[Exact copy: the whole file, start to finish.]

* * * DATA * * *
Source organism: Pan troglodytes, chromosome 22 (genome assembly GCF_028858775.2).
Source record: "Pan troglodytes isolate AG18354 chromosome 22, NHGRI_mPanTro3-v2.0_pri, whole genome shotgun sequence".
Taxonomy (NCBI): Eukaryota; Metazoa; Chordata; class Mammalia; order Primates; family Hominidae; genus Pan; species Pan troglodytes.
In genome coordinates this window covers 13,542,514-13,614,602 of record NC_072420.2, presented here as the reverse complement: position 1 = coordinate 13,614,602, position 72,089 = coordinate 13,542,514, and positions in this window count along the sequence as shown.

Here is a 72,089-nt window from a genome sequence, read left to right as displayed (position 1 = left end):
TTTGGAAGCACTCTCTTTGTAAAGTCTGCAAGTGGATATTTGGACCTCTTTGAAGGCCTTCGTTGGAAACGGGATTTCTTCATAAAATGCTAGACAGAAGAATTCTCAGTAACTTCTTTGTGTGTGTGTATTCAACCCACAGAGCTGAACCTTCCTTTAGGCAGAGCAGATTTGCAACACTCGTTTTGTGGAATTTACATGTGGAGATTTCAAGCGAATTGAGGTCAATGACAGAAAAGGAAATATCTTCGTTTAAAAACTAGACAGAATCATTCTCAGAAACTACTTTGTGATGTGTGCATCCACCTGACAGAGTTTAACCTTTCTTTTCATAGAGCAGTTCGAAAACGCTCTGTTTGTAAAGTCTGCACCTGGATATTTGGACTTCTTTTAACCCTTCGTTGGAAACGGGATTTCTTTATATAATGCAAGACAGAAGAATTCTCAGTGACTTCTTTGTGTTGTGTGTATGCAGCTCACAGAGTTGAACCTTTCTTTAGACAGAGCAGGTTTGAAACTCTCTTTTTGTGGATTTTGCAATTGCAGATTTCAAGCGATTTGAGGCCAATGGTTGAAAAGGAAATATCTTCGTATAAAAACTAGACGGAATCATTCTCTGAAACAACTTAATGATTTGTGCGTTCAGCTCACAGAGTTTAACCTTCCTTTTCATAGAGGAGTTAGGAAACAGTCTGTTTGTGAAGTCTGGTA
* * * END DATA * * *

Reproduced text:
Source organism: Pan troglodytes, chromosome 22 (genome assembly GCF_028858775.2).
Source record: "Pan troglodytes isolate AG18354 chromosome 22, NHGRI_mPanTro3-v2.0_pri, whole genome shotgun sequence".
Taxonomy (NCBI): Eukaryota; Metazoa; Chordata; class Mammalia; order Primates; family Hominidae; genus Pan; species Pan troglodytes.
In genome coordinates this window covers 13,542,514-13,614,602 of record NC_072420.2, presented here as the reverse complement: position 1 = coordinate 13,614,602, position 72,089 = coordinate 13,542,514, and positions in this window count along the sequence as shown.

Here is a 72,089-nt window from a genome sequence, read left to right as displayed (position 1 = left end):
TTTGGAAGCACTCTCTTTGTAAAGTCTGCAAGTGGATATTTGGACCTCTTTGAAGGCCTTCGTTGGAAACGGGATTTCTTCATAAAATGCTAGACAGAAGAATTCTCAGTAACTTCTTTGTGTGTGTGTATTCAACCCACAGAGCTGAACCTTCCTTTAGGCAGAGCAGATTTGCAACACTCGTTTTGTGGAATTTACATGTGGAGATTTCAAGCGAATTGAGGTCAATGACAGAAAAGGAAATATCTTCGTTTAAAAACTAGACAGAATCATTCTCAGAAACTACTTTGTGATGTGTGCATCCACCTGACAGAGTTTAACCTTTCTTTTCATAGAGCAGTTCGAAAACGCTCTGTTTGTAAAGTCTGCACCTGGATATTTGGACTTCTTTTAACCCTTCGTTGGAAACGGGATTTCTTTATATAATGCAAGACAGAAGAATTCTCAGTGACTTCTTTGTGTTGTGTGTATGCAGCTCACAGAGTTGAACCTTTCTTTAGACAGAGCAGGTTTGAAACTCTCTTTTTGTGGATTTTGCAATTGCAGATTTCAAGCGATTTGAGGCCAATGGTTGAAAAGGAAATATCTTCGTATAAAAACTAGACGGAATCATTCTCTGAAACAACTTAATGATTTGTGCGTTCAGCTCACAGAGTTTAACCTTCCTTTTCATAGAGGAGTTAGGAAACAGTCTGTTTGTGAAGTCTGGTA